Full-text · Article · May 2013 · Scientific Reports
  • Thomas E. Reimchen · Carolyn Bergstrom · Patrik Nosil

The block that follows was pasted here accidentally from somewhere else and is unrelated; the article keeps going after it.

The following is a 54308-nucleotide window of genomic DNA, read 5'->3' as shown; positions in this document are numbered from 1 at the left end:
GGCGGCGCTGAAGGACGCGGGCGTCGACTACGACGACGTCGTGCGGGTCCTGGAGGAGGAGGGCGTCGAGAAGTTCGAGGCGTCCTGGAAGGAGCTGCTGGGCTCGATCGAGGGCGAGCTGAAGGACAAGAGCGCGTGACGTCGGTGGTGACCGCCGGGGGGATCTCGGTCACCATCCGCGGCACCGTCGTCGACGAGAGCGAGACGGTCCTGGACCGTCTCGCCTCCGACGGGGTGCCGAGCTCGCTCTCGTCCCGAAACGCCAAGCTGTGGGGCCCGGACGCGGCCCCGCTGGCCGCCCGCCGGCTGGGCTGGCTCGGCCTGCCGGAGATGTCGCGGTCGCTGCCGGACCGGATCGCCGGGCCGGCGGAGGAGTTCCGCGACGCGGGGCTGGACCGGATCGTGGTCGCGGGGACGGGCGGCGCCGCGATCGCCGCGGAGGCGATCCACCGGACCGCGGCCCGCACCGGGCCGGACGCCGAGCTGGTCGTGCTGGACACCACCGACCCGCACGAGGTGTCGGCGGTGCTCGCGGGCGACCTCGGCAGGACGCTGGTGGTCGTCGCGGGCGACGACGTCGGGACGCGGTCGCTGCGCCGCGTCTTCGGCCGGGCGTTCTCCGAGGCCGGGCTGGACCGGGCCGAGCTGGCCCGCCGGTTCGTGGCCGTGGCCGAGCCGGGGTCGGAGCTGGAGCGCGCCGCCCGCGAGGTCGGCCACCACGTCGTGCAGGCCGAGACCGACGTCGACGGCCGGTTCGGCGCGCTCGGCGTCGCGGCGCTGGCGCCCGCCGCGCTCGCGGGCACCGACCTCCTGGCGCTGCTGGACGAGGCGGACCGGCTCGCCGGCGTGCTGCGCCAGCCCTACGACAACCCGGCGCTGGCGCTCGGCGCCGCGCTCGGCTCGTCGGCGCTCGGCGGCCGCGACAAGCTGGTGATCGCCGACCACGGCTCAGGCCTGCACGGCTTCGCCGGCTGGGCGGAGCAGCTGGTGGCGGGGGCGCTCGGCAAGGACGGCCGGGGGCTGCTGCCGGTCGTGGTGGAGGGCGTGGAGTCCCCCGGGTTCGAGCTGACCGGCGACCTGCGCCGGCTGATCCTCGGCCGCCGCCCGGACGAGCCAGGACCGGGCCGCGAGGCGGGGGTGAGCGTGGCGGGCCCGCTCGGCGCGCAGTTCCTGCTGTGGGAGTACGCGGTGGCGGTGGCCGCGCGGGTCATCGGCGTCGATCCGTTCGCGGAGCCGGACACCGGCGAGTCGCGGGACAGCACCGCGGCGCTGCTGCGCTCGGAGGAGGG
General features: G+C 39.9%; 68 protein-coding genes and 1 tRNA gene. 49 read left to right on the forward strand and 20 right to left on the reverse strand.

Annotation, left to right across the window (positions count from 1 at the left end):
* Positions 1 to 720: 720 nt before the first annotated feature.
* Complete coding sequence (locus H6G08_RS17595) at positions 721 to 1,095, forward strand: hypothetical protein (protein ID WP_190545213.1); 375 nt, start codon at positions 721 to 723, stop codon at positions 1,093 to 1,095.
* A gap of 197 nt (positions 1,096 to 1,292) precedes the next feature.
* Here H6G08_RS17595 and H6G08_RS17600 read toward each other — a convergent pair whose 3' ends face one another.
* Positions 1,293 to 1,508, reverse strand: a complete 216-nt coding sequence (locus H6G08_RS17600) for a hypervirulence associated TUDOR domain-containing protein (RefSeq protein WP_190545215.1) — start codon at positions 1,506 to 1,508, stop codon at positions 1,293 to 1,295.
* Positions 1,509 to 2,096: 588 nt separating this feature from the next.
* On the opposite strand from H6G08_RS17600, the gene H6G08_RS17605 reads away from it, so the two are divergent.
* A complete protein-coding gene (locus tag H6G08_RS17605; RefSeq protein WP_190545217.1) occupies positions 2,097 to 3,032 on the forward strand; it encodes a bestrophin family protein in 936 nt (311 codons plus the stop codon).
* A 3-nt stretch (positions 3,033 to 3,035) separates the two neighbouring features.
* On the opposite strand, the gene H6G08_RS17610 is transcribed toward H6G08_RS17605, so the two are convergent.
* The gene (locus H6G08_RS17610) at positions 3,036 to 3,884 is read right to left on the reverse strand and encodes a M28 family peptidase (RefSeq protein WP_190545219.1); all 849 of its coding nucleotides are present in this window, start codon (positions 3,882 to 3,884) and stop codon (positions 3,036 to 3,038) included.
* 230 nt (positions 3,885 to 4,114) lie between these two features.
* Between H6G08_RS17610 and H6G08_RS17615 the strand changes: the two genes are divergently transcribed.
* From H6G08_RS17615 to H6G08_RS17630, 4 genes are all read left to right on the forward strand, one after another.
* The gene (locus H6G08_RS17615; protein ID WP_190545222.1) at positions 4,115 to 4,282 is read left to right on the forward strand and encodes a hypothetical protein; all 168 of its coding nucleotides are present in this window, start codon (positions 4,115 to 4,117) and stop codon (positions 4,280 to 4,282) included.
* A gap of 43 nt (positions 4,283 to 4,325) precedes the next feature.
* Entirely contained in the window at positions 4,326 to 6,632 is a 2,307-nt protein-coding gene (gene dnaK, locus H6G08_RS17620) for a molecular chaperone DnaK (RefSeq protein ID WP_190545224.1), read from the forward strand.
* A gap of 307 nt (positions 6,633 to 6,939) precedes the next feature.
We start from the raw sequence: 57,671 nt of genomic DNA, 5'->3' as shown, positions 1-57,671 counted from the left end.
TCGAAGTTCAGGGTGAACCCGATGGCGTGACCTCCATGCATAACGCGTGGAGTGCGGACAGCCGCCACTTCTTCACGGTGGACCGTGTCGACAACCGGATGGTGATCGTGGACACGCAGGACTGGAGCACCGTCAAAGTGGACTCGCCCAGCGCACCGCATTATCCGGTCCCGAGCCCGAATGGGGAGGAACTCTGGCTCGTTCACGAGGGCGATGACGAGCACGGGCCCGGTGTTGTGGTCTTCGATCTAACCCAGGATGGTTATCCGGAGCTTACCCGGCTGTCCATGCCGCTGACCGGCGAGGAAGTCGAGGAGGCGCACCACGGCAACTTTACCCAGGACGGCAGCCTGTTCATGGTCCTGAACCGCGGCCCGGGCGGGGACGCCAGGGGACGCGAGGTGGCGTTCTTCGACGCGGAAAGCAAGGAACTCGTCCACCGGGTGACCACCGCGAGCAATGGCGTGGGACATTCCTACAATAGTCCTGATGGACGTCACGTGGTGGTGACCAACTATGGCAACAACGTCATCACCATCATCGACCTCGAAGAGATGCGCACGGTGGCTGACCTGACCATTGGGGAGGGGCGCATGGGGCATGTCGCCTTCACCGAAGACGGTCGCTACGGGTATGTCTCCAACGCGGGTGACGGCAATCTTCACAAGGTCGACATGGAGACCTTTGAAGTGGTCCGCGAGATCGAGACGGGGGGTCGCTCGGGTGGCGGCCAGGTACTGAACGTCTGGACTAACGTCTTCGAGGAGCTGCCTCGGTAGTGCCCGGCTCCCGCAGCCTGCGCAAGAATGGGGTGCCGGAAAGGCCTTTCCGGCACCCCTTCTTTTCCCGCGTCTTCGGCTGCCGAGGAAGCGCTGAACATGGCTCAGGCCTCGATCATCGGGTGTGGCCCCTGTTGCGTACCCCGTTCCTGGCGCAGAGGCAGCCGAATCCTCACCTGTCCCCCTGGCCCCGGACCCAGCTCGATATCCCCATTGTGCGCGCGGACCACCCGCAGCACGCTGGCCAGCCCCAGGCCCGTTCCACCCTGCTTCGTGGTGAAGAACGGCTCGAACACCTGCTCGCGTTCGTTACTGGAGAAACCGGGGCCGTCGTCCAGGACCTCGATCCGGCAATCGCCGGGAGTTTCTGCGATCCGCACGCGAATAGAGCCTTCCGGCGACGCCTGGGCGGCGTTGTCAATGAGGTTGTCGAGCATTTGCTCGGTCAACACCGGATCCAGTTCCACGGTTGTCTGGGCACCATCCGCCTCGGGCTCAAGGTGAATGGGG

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    ABSTRACT: Questions: What are the selective landscapes structuring inter-population variability on the Haida Gwaii archipelago? How much morphological variability is functional given the common potential for stochastic founder effects when new habitats are colonized? Organism and sites: Threespine stickleback (Gasterosteus aculeatus) from 56 isolated watersheds with separate marine ancestry encompassing 102 freshwater localities ranging from large oligotrophic mountain lakes to darkly stained bog lakes and ponds on the Haida Gwaii archipelago, western Canada. Field data: Biophysical attributes of the habitat (lake volume, depth, percent light transmission at 400 nm, calcium availability, pH, distance to marine waters, predation regime including puncturing, compression, and grappling species), morphological traits of the fish (body size, body depth, lateral plate number and position, dorsal spine length, pelvic girdle size, ascending process height, cross-sectional diameter, basal and lateral plate structural overlap), and geographical distance between localities. Based on previous surveys in this archipelago, we predicted the greatest expression of post-capture defences in lakes with high water clarity and the greatest reduction in small stained ponds, as this characterizes regular shifts in the predation landscape. Analyses: Principal components, univariate linear models, and Akaike Information Criterion (AIC) analyses. Results: Populations range from 30 to 90 mm in adult male standard length, from full-plated to naked, and from full-spined to un-spined. Again and again, populations converge towards functional multivariate or univariate phenotypes predicted by the biophysical attributes of each habitat, primarily lake volume, aquatic spectra, and predation regime. Across a broad diversity of lake volumes, body size is larger in stained lakes and we hypothesize that this is a defence adaptation for increased burst velocity and rapid access to the aphotic zones near the water surface. Defence armour is well developed in clear lakes, independent of lake volume, and in large stained lakes. Completely plated populations are only found in clear habitats. Reduction in posterior plates is associated with accentuated armour development in the anterior trunk in large lakes where predatory vertebrates are common. Anterior armour, including lateral plates and spines, is progressively reduced towards an unarmoured condition in shallow, stained ponds. Conclusion: Threespine stickleback from pristine lakes and ponds on the Haida Gwaii archipelago demonstrate remarkable morphological differentiation among populations associated with habitat differences that is largely consistent with changes in predation regime, potentially mediated through a shift from post-capture to pursuit adaptations. Thus, even if founder effects occur when new populations are colonized, natural selection is a major determinant of morphological evolution. Our study emphasizes the efficacy of selective landscapes in this adaptive radiation and provides an opportunity for informed integration of emerging genome-wide data of these populations.